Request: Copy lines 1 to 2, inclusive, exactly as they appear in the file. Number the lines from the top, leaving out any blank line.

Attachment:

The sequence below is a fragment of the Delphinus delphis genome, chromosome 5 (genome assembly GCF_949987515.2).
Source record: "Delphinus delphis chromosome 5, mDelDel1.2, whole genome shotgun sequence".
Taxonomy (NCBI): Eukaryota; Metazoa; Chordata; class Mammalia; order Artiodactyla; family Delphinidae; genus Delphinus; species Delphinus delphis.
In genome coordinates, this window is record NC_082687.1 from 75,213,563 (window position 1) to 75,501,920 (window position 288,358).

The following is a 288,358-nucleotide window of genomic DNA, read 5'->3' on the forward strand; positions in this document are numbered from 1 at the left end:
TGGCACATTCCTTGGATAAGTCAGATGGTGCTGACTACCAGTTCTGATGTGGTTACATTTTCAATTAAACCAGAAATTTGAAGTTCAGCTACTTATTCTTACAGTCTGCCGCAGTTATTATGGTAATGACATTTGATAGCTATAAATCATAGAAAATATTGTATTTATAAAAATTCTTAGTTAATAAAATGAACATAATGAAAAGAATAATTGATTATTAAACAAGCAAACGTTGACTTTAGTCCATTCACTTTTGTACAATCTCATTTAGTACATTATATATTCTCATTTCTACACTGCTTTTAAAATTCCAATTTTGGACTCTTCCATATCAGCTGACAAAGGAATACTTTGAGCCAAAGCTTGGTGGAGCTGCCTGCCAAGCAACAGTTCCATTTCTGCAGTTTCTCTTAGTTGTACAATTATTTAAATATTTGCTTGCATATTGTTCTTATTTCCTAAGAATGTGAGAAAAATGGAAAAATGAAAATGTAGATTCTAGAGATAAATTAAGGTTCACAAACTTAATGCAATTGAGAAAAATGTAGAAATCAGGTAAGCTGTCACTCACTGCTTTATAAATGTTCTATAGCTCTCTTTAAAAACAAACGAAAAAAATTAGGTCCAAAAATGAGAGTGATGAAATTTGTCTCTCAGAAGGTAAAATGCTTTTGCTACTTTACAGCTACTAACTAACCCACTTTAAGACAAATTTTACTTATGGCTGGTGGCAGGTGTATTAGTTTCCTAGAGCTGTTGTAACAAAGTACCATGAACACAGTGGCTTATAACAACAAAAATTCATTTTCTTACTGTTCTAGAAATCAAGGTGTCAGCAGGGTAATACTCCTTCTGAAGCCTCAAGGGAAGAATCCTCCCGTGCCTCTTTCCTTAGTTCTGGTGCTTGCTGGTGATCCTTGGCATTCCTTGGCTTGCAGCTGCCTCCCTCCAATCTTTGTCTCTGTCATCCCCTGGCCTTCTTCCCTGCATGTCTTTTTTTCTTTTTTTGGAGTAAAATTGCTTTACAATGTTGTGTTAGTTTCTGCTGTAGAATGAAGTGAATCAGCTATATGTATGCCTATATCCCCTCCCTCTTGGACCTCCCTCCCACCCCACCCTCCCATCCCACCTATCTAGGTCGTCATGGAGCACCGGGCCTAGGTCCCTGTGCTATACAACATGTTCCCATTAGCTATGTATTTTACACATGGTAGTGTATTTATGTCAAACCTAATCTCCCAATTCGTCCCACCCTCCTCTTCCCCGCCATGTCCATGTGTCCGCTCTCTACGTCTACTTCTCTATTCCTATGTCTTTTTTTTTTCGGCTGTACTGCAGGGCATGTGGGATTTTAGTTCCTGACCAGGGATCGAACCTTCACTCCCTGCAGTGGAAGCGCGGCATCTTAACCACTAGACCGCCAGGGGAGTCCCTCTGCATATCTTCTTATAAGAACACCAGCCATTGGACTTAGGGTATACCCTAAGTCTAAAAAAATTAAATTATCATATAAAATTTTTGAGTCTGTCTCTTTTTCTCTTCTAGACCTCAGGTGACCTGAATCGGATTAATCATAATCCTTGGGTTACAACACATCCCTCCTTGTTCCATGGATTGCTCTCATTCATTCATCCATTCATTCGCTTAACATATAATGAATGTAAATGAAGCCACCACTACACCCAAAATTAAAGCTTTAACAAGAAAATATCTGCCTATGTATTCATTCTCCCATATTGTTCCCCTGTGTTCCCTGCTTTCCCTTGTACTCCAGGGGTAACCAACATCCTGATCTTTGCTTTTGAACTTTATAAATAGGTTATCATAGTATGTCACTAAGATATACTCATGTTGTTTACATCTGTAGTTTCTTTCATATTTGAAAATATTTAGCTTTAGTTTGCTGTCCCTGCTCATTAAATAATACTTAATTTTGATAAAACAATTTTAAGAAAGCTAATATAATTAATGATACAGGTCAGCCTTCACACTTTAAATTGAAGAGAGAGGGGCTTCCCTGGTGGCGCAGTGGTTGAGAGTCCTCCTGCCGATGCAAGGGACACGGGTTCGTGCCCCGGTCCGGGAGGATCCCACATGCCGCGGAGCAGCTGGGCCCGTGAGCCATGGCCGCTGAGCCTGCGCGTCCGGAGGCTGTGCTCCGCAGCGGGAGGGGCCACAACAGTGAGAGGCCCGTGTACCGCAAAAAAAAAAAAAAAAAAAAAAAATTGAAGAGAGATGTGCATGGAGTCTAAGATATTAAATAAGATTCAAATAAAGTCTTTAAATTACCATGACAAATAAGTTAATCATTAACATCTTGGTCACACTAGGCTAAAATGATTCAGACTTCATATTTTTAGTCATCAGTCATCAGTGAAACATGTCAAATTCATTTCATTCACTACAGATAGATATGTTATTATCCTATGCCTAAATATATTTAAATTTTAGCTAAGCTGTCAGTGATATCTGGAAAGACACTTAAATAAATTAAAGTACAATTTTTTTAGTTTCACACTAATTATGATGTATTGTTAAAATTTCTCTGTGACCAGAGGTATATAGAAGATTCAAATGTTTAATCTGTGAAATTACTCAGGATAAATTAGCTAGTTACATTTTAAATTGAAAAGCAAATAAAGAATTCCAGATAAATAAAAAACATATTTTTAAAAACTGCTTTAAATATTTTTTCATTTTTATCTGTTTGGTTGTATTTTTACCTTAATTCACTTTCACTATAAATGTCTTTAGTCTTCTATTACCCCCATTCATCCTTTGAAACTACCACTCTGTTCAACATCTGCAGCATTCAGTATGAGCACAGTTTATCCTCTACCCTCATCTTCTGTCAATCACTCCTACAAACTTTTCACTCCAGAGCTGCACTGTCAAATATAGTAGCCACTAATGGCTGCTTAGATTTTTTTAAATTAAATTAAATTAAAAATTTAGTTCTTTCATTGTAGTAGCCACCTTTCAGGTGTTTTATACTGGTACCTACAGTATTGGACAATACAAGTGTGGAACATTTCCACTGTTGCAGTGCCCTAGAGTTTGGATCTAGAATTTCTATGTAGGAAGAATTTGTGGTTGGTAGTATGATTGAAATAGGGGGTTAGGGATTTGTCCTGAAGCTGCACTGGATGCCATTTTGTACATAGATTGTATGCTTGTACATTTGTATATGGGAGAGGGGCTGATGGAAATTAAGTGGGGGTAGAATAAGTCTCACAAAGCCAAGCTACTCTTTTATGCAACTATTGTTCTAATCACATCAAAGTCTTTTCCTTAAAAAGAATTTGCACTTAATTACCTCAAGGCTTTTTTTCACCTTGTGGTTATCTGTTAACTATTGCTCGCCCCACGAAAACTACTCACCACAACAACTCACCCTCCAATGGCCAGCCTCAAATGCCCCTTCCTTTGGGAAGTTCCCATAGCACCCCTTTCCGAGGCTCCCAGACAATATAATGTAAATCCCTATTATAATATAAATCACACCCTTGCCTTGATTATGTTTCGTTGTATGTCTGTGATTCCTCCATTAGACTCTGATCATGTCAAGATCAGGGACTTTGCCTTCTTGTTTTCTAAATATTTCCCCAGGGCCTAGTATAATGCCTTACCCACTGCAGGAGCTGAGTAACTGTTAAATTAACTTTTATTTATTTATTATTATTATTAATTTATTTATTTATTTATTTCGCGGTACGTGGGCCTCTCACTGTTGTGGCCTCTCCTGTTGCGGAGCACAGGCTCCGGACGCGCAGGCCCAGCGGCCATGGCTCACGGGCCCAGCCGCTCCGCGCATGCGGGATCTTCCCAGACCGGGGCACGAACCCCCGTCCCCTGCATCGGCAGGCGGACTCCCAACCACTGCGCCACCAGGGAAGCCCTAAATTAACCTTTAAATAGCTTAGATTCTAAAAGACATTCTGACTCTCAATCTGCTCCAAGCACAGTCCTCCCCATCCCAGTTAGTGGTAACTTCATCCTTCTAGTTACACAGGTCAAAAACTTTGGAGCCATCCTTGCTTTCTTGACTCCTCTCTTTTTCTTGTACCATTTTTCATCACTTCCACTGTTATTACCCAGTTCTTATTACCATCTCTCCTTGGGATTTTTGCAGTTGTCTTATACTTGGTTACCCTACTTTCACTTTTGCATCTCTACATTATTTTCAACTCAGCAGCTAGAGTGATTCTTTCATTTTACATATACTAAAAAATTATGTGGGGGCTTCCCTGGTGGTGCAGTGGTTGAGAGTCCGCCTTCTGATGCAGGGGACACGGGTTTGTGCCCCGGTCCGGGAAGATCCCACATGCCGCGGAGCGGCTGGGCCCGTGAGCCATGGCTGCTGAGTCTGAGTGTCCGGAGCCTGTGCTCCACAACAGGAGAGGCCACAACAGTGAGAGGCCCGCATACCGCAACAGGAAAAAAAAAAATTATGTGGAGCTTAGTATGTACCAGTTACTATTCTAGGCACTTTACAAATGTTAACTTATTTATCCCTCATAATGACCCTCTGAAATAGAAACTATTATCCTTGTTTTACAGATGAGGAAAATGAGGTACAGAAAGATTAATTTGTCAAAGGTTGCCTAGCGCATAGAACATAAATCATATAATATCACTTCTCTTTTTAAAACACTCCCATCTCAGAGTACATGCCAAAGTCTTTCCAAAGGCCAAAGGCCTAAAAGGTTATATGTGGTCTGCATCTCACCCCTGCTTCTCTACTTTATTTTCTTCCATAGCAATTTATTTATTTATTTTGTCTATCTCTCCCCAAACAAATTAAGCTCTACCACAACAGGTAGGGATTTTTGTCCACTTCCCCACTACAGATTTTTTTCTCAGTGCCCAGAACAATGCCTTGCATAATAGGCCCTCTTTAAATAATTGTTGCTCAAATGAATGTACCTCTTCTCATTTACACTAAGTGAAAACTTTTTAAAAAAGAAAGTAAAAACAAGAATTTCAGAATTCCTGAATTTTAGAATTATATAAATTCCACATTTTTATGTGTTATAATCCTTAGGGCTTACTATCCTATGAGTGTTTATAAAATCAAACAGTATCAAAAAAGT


The sequence below is a fragment of the Delphinus delphis genome, chromosome 5 (genome assembly GCF_949987515.2).
Source record: "Delphinus delphis chromosome 5, mDelDel1.2, whole genome shotgun sequence".